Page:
Infect Agent Cancer. 2022 Sep 20;17(1):51. doi: 10.1186/s13027-022-00464-w.
BACKGROUND: Nowadays, cancer is the leading cause of death among threats to humanity, necessitating prompt action and preparation. Cervical cancer is one of the most common cancers in women and is currently treated with surgery, radiation, chemotherapy, and immunotherapy, among other treatments. Current oncology approaches focused on the simultaneous development of safe and effective cancer multi-agent therapies. The present study aimed to evaluate the effects of a combined extracts of heated TC1, a heat-killed preparation of Lactobacillus casei, and alpha-galactosyl ceramide (α-GalCer) in a mouse model of cervical cancer.
MATERIAL AND METHODS: Cervical cancer in the mouse model was prepared by TC1 cells subcutaneous injection into the left flank of female C57BL/6 mouse aged 6-8 weeks (n = 80). After the appearance of the palpable tumor, the mice with cervical cancer were randomly devoted to 8 (ten-member) groups. The mice in some groups were treated with PBS, TC1 cell extract, L. casei extract, α-GalCer, and a combination of the mentioned treatments. Then, they were evaluated the splenocytes proliferation, lactate dehydrogenase production and nitric oxide. Moreover, IL-4, IFN-γ, and TGF-β cytokine levels of splenocytes supernatant the mice were measured. In all evaluations, a statistical difference of less than 0.05 (P ˂ 0.05) was considered as a significant level.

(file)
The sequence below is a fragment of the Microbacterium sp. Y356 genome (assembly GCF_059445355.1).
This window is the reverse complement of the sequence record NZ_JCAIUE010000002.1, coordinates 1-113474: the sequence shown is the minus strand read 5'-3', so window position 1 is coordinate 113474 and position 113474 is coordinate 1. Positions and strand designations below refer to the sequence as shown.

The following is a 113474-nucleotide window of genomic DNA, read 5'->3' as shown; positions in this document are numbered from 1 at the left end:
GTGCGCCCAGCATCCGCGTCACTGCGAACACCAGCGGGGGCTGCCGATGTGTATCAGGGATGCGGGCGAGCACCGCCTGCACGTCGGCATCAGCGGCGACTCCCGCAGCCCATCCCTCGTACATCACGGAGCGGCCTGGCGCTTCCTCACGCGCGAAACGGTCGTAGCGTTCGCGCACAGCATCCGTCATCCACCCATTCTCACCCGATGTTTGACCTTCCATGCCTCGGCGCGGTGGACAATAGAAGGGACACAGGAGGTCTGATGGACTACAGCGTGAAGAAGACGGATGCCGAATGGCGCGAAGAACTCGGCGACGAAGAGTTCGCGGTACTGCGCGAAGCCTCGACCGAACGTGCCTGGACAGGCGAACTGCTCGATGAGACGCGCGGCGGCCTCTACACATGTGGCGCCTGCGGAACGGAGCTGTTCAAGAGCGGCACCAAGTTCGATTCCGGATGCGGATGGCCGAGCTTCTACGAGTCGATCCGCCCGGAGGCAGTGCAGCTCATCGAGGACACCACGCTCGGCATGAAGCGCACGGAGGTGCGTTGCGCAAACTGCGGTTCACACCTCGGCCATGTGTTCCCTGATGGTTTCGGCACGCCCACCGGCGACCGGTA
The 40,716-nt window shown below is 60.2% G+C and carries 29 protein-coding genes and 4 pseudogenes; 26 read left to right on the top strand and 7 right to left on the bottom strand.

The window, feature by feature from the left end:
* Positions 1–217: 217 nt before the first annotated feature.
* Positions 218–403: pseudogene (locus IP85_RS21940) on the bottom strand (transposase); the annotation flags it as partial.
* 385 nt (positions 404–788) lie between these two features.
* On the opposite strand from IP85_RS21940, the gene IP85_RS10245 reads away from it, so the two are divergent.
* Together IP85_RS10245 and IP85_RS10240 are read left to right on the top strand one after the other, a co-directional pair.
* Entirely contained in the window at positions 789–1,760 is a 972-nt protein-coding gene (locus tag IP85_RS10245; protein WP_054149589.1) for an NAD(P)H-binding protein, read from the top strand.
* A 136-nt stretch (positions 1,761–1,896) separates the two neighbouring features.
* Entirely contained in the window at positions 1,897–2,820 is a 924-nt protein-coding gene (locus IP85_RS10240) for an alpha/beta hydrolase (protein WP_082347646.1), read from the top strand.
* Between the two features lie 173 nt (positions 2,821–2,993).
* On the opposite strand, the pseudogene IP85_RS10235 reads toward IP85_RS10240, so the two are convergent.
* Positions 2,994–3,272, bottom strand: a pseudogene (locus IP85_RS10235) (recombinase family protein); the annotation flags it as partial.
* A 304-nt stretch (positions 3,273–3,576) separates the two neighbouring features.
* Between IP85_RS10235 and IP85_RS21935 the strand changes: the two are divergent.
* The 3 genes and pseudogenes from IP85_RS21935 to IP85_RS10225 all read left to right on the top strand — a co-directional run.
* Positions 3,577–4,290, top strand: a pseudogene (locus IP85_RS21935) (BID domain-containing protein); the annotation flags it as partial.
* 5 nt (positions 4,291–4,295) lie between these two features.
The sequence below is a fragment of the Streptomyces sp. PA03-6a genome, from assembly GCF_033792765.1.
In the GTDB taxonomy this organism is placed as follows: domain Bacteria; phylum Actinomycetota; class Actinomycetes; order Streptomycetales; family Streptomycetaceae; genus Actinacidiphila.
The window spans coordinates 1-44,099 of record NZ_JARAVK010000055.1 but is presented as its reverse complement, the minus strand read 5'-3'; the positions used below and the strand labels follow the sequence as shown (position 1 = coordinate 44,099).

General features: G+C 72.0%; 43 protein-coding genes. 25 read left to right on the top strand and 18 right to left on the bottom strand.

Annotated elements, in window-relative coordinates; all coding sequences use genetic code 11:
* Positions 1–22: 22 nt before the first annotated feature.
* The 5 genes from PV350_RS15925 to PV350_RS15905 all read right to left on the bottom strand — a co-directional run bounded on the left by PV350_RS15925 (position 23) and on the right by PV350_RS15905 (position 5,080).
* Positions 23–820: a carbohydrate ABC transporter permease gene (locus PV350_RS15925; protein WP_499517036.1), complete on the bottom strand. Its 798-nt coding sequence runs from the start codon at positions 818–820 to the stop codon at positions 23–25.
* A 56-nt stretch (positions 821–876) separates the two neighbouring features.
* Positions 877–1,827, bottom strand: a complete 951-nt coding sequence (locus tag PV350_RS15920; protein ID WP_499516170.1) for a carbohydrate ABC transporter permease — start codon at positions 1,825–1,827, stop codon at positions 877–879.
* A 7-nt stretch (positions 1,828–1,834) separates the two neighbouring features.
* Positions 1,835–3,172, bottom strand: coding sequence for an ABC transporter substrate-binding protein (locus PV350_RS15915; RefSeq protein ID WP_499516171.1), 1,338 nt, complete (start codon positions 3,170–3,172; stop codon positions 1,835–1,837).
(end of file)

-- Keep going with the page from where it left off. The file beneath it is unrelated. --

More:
RESULT: The findings revealed that the combination therapy group (heated TC1 cell and L. casei extracts with α-GalCer) significantly increases the splenocytes proliferation (MTT) (0.358 ± 0.04 OD), LDH production (45.9 ± 2.3 U/L), NO rate (38.4 ± 2.8 µM), and IFN-γ cytokine level (46.6 ± 3.7 pg/ml) (P < 0.05). Also, observes a significantly reduces the production of IL-4 (11.6 ± 2.5 pg/ml) and TGF-β cytokines levels (7.8 ± 2.5 pg/ml) (P < 0.05) in comparison to the control group.
CONCLUSION: The study showed that combination therapy of L. casei and α-GalCer is an efficient treatment for cervical cancer in the mouse model.